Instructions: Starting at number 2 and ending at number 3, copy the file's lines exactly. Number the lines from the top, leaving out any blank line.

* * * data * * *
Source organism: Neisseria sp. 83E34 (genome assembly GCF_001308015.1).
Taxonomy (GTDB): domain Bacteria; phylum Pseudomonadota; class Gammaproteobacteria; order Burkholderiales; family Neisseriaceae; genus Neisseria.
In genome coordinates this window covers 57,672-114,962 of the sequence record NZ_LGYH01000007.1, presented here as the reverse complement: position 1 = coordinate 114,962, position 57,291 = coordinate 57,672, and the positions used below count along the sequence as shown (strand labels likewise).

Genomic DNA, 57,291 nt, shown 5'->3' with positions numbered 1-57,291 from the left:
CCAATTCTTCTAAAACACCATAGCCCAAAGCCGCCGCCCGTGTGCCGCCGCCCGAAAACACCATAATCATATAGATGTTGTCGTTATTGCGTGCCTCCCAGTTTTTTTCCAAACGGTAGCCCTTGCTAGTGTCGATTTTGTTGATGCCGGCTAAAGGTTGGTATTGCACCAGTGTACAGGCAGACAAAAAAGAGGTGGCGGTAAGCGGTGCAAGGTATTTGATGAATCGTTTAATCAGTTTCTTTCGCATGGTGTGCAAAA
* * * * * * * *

Taxonomy (GTDB): domain Bacteria; phylum Pseudomonadota; class Gammaproteobacteria; order Burkholderiales; family Neisseriaceae; genus Neisseria.
In genome coordinates this window covers 57,672-114,962 of the sequence record NZ_LGYH01000007.1, presented here as the reverse complement: position 1 = coordinate 114,962, position 57,291 = coordinate 57,672, and the positions used below count along the sequence as shown (strand labels likewise).